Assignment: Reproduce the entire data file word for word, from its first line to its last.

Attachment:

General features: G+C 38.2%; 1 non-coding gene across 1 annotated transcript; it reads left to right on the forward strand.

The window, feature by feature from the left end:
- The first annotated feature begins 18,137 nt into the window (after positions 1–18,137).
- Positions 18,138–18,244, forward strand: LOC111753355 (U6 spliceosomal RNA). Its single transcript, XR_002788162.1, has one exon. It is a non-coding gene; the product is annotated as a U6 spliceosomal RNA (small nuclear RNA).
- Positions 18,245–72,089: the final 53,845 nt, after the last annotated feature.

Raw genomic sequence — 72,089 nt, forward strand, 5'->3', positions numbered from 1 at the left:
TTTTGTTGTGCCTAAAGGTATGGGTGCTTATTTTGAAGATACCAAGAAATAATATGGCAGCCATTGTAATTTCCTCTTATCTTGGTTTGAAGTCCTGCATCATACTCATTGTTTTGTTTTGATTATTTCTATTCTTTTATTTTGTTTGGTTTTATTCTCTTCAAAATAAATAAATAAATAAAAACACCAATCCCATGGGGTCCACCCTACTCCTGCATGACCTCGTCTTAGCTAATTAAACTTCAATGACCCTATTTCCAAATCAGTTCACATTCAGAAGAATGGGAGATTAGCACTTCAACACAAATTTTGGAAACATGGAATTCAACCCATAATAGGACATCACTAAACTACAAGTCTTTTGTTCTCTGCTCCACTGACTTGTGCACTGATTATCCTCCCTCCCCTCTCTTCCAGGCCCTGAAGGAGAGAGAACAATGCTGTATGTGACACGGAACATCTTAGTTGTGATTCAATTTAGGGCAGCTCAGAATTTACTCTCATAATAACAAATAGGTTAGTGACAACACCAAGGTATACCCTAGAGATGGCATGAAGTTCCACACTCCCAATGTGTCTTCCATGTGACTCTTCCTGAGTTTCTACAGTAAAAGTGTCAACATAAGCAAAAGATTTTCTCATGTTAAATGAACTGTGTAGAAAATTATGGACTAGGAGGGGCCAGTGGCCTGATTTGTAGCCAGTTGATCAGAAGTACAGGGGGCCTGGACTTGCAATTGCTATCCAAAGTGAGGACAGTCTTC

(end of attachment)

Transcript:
General features: G+C 38.2%; 1 non-coding gene across 1 annotated transcript; it reads left to right on the forward strand.

The window, feature by feature from the left end:
- The first annotated feature begins 18,137 nt into the window (after positions 1–18,137).
- Positions 18,138–18,244, forward strand: LOC111753355 (U6 spliceosomal RNA). Its single transcript, XR_002788162.1, has one exon. It is a non-coding gene; the product is annotated as a U6 spliceosomal RNA (small nuclear RNA).
- Positions 18,245–72,089: the final 53,845 nt, after the last annotated feature.

Raw genomic sequence — 72,089 nt, forward strand, 5'->3', positions numbered from 1 at the left:
TTTTGTTGTGCCTAAAGGTATGGGTGCTTATTTTGAAGATACCAAGAAATAATATGGCAGCCATTGTAATTTCCTCTTATCTTGGTTTGAAGTCCTGCATCATACTCATTGTTTTGTTTTGATTATTTCTATTCTTTTATTTTGTTTGGTTTTATTCTCTTCAAAATAAATAAATAAATAAAAACACCAATCCCATGGGGTCCACCCTACTCCTGCATGACCTCGTCTTAGCTAATTAAACTTCAATGACCCTATTTCCAAATCAGTTCACATTCAGAAGAATGGGAGATTAGCACTTCAACACAAATTTTGGAAACATGGAATTCAACCCATAATAGGACATCACTAAACTACAAGTCTTTTGTTCTCTGCTCCACTGACTTGTGCACTGATTATCCTCCCTCCCCTCTCTTCCAGGCCCTGAAGGAGAGAGAACAATGCTGTATGTGACACGGAACATCTTAGTTGTGATTCAATTTAGGGCAGCTCAGAATTTACTCTCATAATAACAAATAGGTTAGTGACAACACCAAGGTATACCCTAGAGATGGCATGAAGTTCCACACTCCCAATGTGTCTTCCATGTGACTCTTCCTGAGTTTCTACAGTAAAAGTGTCAACATAAGCAAAAGATTTTCTCATGTTAAATGAACTGTGTAGAAAATTATGGACTAGGAGGGGCCAGTGGCCTGATTTGTAGCCAGTTGATCAGAAGTACAGGGGGCCTGGACTTGCAATTGCTATCCAAAGTGAGGACAGTCTTC